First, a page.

Understanding Triggers and the Power of SCARF

It’s the world’s challenge to provide safe and affordable food, Kay Kuenker, entrepreneur and consultant told delegates at this year’s Advancing Women in Agriculture Conference (West). And, according to Kuenker, women must be involved in addressing this issue.

“Women are showing that every imaginable discipline or role in that can be fulfilled by a woman,” she told RealAgriculture’s Debra Murphy in an interview. “But the point I emphasized was that the skills that come naturally — those soft skills — to women are what are going to be critical — are critical to solving challenges that are so multi-faceted, like feeding the world.”

So what’s holding them back? Kuenker says two of the biggest challenges for women, will be overcoming self-confidence issues and the fear of speaking up. And, just like their male counterparts, women also have the opportunity to better understand reactions to “triggers,” and help get the best performance at work.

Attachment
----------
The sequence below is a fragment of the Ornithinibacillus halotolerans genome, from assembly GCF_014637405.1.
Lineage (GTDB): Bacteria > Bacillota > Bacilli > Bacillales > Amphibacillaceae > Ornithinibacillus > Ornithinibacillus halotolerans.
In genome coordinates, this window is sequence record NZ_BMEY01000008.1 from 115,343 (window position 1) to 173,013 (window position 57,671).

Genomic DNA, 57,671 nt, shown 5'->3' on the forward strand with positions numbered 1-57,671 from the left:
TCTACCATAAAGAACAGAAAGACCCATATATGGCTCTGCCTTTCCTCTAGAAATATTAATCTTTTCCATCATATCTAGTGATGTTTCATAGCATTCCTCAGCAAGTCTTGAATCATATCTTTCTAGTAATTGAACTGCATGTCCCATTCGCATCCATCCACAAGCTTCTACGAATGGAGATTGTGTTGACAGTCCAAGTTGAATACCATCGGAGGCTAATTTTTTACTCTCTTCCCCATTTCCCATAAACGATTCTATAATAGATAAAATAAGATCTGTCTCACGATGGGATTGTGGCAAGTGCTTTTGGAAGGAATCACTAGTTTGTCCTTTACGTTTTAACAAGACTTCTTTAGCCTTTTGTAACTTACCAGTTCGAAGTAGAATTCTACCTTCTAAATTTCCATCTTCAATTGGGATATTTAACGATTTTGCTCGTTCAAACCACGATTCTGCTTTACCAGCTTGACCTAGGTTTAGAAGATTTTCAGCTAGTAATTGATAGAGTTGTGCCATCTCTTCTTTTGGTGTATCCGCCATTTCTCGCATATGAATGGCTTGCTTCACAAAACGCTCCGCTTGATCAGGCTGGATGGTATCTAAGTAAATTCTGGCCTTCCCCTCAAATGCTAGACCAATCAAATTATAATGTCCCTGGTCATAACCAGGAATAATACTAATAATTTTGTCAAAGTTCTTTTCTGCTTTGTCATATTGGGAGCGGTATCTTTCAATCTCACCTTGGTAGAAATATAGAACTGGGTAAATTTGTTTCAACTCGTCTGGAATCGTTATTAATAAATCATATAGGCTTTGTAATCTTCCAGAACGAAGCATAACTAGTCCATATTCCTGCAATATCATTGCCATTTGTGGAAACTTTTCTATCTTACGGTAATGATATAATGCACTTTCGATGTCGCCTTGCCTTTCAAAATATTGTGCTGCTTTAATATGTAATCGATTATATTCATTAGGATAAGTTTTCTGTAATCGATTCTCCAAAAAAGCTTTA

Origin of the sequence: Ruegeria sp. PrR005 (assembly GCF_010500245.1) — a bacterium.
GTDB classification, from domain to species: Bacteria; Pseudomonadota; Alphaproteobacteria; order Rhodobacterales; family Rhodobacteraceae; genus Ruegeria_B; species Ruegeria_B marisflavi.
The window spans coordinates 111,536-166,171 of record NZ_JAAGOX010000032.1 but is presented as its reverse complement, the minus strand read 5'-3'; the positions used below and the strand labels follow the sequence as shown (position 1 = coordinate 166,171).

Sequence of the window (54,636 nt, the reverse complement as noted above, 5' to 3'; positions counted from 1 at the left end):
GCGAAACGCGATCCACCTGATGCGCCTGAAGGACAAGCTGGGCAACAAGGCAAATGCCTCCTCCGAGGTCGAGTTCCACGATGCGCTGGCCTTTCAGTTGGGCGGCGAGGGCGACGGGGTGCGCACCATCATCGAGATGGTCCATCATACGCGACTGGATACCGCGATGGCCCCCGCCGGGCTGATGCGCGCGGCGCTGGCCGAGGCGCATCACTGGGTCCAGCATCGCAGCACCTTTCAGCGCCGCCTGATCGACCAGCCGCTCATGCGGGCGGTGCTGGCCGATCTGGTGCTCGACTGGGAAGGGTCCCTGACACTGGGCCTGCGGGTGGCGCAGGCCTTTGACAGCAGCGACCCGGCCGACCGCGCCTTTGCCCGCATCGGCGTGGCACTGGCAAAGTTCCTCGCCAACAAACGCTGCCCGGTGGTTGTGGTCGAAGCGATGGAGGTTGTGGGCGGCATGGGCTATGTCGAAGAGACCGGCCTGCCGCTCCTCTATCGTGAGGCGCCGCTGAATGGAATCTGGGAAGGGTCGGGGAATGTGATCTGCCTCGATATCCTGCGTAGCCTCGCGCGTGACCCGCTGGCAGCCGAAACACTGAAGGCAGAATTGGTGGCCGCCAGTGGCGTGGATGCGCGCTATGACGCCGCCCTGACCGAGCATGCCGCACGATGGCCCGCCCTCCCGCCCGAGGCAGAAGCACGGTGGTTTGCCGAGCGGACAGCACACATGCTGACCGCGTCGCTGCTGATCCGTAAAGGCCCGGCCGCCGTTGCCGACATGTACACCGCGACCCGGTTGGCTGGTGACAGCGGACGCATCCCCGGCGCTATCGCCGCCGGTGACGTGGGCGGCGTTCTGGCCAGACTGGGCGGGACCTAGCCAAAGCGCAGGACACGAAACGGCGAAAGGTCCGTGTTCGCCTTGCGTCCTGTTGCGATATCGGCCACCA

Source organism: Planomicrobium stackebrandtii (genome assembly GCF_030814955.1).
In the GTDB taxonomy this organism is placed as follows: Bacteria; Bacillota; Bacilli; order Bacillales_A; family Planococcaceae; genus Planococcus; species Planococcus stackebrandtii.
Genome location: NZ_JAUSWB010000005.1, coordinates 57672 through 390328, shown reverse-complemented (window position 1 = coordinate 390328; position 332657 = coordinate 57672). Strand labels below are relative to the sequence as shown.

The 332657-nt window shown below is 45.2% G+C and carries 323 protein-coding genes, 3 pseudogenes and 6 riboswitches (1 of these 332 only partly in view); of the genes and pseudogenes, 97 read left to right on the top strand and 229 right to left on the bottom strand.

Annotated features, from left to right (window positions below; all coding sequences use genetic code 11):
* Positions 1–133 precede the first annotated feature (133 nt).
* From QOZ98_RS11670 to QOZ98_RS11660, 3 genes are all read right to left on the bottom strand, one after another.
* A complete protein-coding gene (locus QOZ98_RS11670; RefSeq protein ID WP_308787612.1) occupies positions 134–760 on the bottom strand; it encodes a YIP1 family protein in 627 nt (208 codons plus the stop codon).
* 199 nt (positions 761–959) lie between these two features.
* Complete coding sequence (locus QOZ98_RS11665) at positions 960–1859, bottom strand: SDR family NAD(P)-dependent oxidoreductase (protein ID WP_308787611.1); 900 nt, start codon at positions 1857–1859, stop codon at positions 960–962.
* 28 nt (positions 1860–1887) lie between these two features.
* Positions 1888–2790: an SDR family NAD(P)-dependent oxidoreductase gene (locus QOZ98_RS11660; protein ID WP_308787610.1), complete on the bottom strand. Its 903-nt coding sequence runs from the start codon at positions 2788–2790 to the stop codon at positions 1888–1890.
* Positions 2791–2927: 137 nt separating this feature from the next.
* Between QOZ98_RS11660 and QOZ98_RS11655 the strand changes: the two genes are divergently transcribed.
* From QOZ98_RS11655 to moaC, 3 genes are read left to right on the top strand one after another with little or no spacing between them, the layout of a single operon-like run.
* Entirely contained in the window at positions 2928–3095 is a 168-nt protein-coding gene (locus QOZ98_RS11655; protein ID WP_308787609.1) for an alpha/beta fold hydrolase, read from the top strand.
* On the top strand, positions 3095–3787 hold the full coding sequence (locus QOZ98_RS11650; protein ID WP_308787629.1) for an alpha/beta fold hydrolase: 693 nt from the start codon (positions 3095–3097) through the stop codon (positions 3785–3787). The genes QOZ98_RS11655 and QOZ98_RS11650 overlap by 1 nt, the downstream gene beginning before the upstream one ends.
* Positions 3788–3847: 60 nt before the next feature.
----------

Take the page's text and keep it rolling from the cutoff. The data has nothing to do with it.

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She cited Dr. David Rock’s SCARF Model, an acronynm she says he calls “the five social domains of human existence.” The letters stand for: status, certainty, autonomy, fairness and relatedness.

The acronym helps with the first step in mitigating an emotional response, or, as Kuenker describes “to recognize what trips your trigger.”

When “triggered,” she explains, our energies are going to survival, giving up some of the capabilities of cognitive function. Recognizing what is causing that, can help shift the limbic system back to a more “toward state.”

Other things Kuenker suggests doing is looking at the issue from a different perspective, and practicing mindfulness. The internet is full of resources to help with these challenges, and Kuenker suggests reading Rock’s book: Your Brain at Work.

“These concepts hold wherever you are in life.”